Plans to update Britain’s “outdated” Will writing laws were outlined last week, but some legal professionals are concerned that the proposals could lead to more documents being challenged.
Last week the Law Commission set out plans to overhaul current legislation, which it argued was rooted in the Victorian era.
Among its headline proposals include making provision for electronic Wills and allowing courts to accept either a text message or email as a valid Will in exceptional circumstances.
It has also been suggested that the benchmark for determining if somebody is in the right state of mind to make a Will should be informed by the Mental Capacity Act 2005.
Law Commissioner Nick Hopkins said: “Making a Will and passing on your possessions after you’ve died should be straightforward. But the law is unclear, outdated and could even be putting people off altogether.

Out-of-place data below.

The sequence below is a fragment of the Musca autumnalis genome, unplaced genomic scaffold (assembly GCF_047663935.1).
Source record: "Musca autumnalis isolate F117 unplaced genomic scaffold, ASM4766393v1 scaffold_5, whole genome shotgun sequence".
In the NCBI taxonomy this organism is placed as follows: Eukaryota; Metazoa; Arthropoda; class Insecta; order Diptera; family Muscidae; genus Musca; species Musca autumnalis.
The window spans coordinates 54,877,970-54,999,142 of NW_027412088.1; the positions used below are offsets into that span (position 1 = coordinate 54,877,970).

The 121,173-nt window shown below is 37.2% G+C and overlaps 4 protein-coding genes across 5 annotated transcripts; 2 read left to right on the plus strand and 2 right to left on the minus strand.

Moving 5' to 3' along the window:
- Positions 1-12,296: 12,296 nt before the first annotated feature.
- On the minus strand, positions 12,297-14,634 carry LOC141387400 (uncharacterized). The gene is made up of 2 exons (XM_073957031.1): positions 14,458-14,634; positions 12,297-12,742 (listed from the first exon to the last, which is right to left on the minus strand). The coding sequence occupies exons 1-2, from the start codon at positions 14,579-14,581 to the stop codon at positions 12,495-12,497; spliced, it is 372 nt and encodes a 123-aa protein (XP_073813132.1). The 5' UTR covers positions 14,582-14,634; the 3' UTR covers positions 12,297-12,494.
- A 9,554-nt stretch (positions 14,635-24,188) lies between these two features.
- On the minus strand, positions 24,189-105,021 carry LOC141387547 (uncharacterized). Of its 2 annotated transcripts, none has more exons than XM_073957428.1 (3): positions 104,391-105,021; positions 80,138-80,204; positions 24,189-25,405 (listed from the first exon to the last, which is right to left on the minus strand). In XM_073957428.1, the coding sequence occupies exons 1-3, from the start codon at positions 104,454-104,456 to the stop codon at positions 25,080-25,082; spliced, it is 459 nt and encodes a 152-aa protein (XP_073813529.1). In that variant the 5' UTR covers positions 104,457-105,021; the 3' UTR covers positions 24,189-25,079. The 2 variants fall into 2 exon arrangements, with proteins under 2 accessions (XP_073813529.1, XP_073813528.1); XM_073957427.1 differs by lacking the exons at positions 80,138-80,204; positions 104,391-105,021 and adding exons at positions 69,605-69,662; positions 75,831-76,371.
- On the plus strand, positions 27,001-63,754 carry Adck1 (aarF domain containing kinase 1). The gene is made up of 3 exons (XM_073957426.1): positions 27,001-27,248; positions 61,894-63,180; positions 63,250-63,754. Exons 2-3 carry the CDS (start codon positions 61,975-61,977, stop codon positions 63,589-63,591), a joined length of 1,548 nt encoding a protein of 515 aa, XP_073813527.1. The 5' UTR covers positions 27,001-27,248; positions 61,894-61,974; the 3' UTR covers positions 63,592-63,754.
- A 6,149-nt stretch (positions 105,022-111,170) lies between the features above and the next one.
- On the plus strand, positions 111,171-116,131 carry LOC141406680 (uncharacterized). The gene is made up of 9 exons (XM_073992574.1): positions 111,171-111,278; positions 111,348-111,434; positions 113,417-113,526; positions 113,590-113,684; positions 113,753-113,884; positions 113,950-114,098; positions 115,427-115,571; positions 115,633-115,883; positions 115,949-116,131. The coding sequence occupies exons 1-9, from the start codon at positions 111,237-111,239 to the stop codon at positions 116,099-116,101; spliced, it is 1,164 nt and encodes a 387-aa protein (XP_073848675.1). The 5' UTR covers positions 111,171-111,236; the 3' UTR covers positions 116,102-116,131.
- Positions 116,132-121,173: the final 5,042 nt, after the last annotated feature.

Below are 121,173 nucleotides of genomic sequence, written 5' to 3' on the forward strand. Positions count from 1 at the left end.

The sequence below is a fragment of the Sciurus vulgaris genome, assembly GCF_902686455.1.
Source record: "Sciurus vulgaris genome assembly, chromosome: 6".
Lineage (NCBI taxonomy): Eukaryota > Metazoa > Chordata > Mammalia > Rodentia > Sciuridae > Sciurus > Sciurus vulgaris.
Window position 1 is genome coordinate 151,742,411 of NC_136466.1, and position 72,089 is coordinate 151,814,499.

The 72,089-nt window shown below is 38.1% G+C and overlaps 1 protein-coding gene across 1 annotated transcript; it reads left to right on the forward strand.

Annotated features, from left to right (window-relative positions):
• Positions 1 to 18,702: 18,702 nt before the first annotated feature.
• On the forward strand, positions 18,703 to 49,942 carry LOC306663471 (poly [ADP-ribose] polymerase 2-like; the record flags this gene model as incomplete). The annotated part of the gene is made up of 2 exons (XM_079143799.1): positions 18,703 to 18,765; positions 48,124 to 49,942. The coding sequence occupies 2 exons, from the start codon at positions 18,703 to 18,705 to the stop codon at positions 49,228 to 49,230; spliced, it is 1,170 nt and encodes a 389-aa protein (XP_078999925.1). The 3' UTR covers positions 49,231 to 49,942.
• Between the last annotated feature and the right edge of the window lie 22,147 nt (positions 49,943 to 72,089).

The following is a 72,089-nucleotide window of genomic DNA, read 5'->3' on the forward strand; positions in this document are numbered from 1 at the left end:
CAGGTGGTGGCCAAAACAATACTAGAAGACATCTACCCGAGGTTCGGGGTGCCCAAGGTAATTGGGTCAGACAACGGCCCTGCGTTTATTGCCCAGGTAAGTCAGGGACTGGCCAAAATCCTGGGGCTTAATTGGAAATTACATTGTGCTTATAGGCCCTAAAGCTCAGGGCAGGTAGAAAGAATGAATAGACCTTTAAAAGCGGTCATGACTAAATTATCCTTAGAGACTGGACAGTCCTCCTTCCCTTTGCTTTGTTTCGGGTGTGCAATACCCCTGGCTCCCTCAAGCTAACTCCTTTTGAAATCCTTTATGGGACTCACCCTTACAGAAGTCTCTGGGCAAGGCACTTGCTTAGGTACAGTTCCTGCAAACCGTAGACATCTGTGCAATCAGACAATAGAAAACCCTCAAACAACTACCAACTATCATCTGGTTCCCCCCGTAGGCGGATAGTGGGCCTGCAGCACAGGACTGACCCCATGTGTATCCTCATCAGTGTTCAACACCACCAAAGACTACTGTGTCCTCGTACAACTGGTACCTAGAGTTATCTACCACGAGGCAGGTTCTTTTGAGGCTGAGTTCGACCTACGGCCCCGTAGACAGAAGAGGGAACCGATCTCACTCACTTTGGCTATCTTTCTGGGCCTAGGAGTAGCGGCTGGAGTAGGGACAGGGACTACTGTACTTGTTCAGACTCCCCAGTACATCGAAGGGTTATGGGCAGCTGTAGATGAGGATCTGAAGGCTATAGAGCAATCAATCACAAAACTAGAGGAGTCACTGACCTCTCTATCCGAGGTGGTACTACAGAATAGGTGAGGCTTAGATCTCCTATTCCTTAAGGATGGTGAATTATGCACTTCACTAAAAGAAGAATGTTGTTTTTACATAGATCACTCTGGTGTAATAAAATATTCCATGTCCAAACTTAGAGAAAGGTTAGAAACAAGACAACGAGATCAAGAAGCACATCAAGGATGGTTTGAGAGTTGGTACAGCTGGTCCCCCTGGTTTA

“Even when it’s obvious what someone wanted, if they haven’t followed the strict rules, courts can’t act on it. And conditions which affect decision-making – like dementia – aren’t properly accounted for in the law.”
But the proposals have not been universally welcomed, with Solicitors for the Elderly (SFE) concerned that the reforms could open the door for more Wills being overturned for spurious reasons.
Claire Davis, SFE’s director, said: “Wills are extremely powerful documents and it is important people understand the potential risks we are exposing ourselves and our loved ones to without seeking professional legal advice.
“If implemented, we foresee these proposals resulting in an increase in challenges from disgruntled or dissatisfied relatives, which will only serve to increase court action and all its attendant costs.”
The Law Society, for its part, suggested some of the proposed changes showed “promise” and would be well-received, while acknowledging that making greater allowances for electronic Wills must be accompanied by appropriate safeguards to prevent fraud.